During the first Democratic Presidential debate Bernie Sanders kept a promise he made in secret.
He said Sandra Bland’s name, the woman who died in a Texas jail cell under suspicious circumstances after being frivolously arrested during a routine traffic stop.
Mr. Sanders’ promise came from a chance meeting detailed in a blog post by Hannah Adair Bonner, who was eating in a Thai restaurant in Washington DC’s Union Station with Ms. Bland’s mother and sister when the sister reportedly recognized Mr. Sanders, and Ms. Bonner invited him to join them. She writes, “What happened to your daughter is inexcusable,” he said. “We are broken, and this has exposed us.” He then continued by promising that he would continue to #SayHerName #SandraBland and would not give up in the pursuit of justice.”
Bernie Sanders did not use the chance meeting for publicity or to gain political clout over his main opponent, Hillary Clinton. Were it not for Ms. Bonner’s blog post, few people would know the meeting ever took place. Ms. Bonner concluded, “There have been so many moments along this journey, so very many moments, when God simply astonished me. When something happened that was so delicately balanced in the table of time that it gave me confidence that there was something truly important happening, something truly historic, something truly sacred, as the continuing story of Sandra Bland unfolds. When each sacred moment appears and passes, it gives me renewed hope and confidence that the legacy of Sandra Bland’s struggle for justice is making its eternal mark in this world. Senator Sanders was right. Her death was inexcusable; yet her legacy moves forward without yielding.”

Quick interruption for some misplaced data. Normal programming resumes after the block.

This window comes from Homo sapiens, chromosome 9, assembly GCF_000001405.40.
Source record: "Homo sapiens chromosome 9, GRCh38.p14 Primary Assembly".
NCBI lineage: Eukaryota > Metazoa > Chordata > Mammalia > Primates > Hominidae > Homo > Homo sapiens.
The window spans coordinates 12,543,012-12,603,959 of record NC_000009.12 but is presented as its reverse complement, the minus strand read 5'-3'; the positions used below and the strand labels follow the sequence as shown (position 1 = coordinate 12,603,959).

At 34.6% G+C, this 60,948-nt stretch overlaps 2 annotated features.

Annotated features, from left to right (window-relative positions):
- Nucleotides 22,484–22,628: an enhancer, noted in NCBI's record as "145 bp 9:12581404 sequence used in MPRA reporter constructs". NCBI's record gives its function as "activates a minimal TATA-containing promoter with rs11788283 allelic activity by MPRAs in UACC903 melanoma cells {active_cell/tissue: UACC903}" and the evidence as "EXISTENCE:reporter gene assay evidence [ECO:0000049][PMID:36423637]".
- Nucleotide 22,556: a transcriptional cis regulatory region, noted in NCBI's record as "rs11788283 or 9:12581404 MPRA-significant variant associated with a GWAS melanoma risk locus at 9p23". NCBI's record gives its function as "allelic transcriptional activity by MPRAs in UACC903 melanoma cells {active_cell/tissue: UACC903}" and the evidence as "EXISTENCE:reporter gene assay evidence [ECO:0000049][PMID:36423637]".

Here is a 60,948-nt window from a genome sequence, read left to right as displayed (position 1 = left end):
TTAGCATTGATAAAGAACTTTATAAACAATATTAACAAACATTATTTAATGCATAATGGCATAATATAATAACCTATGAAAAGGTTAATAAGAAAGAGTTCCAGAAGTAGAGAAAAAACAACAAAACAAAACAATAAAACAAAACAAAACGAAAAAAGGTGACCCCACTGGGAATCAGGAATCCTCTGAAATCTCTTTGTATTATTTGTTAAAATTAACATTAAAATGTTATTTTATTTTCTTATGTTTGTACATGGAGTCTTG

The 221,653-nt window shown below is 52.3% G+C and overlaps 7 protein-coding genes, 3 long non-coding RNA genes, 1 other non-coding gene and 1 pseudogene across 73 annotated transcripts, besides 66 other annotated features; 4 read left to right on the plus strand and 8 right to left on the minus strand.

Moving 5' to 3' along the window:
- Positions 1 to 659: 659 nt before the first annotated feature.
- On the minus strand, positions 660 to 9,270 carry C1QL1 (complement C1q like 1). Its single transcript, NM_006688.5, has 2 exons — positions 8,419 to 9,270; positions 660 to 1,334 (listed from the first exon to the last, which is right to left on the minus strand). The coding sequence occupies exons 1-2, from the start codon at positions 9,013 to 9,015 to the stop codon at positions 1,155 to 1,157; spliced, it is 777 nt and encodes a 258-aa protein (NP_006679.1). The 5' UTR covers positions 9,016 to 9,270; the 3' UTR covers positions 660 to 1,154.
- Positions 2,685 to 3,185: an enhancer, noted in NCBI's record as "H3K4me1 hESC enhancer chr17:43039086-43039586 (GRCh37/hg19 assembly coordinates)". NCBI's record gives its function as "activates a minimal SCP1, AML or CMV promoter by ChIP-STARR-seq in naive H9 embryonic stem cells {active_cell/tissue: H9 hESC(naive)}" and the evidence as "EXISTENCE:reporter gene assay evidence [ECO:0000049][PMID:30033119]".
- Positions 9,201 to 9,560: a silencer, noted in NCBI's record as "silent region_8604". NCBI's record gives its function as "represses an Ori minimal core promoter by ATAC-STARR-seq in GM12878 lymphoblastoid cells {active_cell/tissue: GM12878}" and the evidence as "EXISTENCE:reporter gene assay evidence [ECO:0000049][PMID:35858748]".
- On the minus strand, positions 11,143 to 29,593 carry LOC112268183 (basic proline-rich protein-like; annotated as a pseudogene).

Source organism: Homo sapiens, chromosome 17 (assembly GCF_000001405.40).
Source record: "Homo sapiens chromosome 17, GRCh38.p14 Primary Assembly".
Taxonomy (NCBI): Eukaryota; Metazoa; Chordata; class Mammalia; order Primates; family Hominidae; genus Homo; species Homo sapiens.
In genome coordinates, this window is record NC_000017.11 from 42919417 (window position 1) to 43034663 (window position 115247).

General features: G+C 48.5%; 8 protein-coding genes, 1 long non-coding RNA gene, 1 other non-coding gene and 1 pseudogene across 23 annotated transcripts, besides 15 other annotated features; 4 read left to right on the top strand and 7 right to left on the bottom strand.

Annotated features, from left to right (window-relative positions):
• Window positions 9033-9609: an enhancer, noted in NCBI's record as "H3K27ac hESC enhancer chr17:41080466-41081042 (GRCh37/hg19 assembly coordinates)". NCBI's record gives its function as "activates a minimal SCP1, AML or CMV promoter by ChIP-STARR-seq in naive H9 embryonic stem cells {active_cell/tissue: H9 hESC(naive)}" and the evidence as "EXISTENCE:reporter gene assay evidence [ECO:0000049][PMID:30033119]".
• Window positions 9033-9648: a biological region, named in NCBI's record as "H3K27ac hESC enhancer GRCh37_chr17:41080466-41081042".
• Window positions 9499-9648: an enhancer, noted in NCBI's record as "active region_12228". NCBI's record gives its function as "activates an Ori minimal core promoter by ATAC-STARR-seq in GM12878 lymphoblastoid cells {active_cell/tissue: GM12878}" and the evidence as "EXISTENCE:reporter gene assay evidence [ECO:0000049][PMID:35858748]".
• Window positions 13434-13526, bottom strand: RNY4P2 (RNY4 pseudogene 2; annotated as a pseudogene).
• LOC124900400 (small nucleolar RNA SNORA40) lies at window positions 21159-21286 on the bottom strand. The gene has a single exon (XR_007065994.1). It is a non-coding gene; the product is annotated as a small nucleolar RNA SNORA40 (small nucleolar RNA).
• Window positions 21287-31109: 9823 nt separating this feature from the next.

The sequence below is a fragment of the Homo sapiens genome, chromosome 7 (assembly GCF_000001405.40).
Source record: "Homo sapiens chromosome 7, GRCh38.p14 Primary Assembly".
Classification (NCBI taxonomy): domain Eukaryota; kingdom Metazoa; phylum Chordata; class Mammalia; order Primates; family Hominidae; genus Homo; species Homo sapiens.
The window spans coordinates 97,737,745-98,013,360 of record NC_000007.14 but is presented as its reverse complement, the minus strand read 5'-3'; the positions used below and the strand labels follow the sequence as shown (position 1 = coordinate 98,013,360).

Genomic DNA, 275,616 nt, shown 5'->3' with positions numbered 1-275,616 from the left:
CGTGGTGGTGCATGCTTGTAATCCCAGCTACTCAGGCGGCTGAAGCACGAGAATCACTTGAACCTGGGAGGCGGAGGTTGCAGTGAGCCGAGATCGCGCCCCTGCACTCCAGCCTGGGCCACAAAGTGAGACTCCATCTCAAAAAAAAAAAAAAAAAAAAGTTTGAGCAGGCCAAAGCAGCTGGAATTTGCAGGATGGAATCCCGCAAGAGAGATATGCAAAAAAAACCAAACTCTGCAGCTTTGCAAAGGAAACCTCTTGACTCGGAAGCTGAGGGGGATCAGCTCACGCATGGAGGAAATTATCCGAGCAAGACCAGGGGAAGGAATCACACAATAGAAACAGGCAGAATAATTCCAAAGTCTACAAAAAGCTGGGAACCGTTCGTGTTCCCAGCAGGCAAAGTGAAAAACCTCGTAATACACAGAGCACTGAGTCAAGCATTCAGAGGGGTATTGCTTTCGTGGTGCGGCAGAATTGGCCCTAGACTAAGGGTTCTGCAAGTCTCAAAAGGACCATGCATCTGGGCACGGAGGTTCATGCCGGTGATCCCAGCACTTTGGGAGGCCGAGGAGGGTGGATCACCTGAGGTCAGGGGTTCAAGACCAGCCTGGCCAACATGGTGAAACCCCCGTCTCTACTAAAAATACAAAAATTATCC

During the Democratic debate, when posed with the question from Sterling Arthur Wilkins of Des Moines, Iowa, “Do black lives matter or do all lives matter?” Mr. Sanders responded, “Black lives matter and the reason those words matter is the African-American community knows that on any given day some innocent person like Sandra Bland can get into a car and then three days later she could end up dead, in jail, or their kids are going to get shot. We need to combat institutional racism from top to bottom and we need major reforms in a broken criminal justice system in which we have more people in jail than China. I intend to tackle that issue to make sure our people have education and jobs instead of a jail cell.”
Mr. Sanders was the only candidate who responded confirming Black Lives Matter, unlike Ms. Clinton, who segued the issue to criminal justice reform. Also unlike Senator Sanders, she has yet to release a comprehensive plan to address the issue. The issue of racism received scant attention during the Democratic debate, and Mr. Sanders was the only candidate to actually address it, rather than going on tangents about reforming education and criminal justice.
Ms. Bland’s name needed to be said. Justice has yet to be granted in any form in Waller County, Texas. Earlier this month in the city where Ms. Bland was arrested, Prairie View, Jonathan Miller, an African-American City Council Member, was tasered outside of his home by police officers. The officer involved in the incident was wearing a body camera, which allegedly fell off during the confrontation, The Washington Post reports. Mr. Miller went to question the police who stopped friends of his leaving his house when the confrontation escalated to Mr. Miller being tased and arrested for suspicion of interfering with a public servant and resisting arrest. Charges have yet to be filed. The Prairie View Police are investigating complaints about the incident internally, but that is highly unlikely to produce any results.
The Sheriff of the county jail where Ms. Bland died, Glenn Smith, had been fired from a previous job over allegations of racism and police brutality in 2008. He promised a thorough investigation, but the case is compromised by the county judge’s conflict of interests with the law firm probing Sheriff Glen Smith’s work. Critics continue to call for the U.S. Department of Justice to take over the investigation.